Ready to start, grow, or monetize a newsletter. I’ll show you my secrets

Polina Marinova Is One of the Best (And Quirkiest) Newsletter Writers

by | Sep 6, 2021 | Money

Polina Marinova quit her cushy job at Forbes as a writer and editor to start her own Substack newsletter.

It took a lot of courage. I’ve followed her work for a while. Watching what she did is part of the reason I quit my job to write full-time. She has also been the inspiration for me to experiment with my own Substack newsletter.

Her newsletter, The Profile, on Substack has been wildly successful and helped her rack up over 98,000 Twitter followers. Dwayne The Rock Johnson even publicly endorses her work.

I studied Polina so you can learn from her and perhaps dare to start your own newsletter or go all-in as a writer.

Building newsletters might be the most slept on business model in the world — James Camp

The smart way Polina makes money

On Substack, writers can charge for access to their newsletter. Polina has chosen a different way to make money from her writing. Some of her posts are free, and some require a Substack subscription.

This is smart because it gives you a taste of her brilliant writing before you commit. Eventually, you become addicted to her work and pay for the subscription. Too many writers put all their content behind a paywall, except maybe one article. This drives people nuts. Charging for all your writing is a scarcity mindset. Scarcity thinking gets you nowhere. Who wants to spend time with a tight arse? Not me.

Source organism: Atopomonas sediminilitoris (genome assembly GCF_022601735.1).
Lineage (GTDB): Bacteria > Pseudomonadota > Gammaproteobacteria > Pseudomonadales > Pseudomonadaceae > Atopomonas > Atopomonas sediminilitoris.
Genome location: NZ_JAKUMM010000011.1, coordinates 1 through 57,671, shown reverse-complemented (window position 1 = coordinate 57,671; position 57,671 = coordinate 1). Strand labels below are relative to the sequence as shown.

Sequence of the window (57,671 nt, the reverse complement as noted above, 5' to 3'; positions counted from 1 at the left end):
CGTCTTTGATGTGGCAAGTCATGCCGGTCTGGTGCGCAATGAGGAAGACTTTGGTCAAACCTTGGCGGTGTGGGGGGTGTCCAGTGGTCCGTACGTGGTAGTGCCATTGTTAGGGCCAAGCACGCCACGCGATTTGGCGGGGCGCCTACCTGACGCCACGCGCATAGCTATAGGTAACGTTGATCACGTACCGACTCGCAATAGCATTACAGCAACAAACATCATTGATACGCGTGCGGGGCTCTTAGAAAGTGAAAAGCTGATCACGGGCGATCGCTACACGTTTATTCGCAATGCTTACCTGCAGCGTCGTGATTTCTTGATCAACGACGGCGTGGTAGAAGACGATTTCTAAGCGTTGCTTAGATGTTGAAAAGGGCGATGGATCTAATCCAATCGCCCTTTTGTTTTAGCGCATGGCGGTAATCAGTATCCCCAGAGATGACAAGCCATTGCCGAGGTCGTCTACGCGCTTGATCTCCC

Free writing shows readers that you back yourself and your work enough to give some of it away for free.

Shamelessly plug your newsletter

I asked my writer’s community recently about whether they are okay to get paid by platforms like Substack to refer readers and get a cut of the monthly subscription. I couldn’t believe it. Many writers think asking for money is unethical and it makes them sleazy network marketers. Ridiculous.

Polina uses a technique I haven’t seen a lot. She asks readers to subscribe to her newsletter halfway through the article. The typical place to ask people to subscribe and pay for your work is at the end.

Screenshot taken by author of Polina Marinova Pompliano’s “The Profile” Substack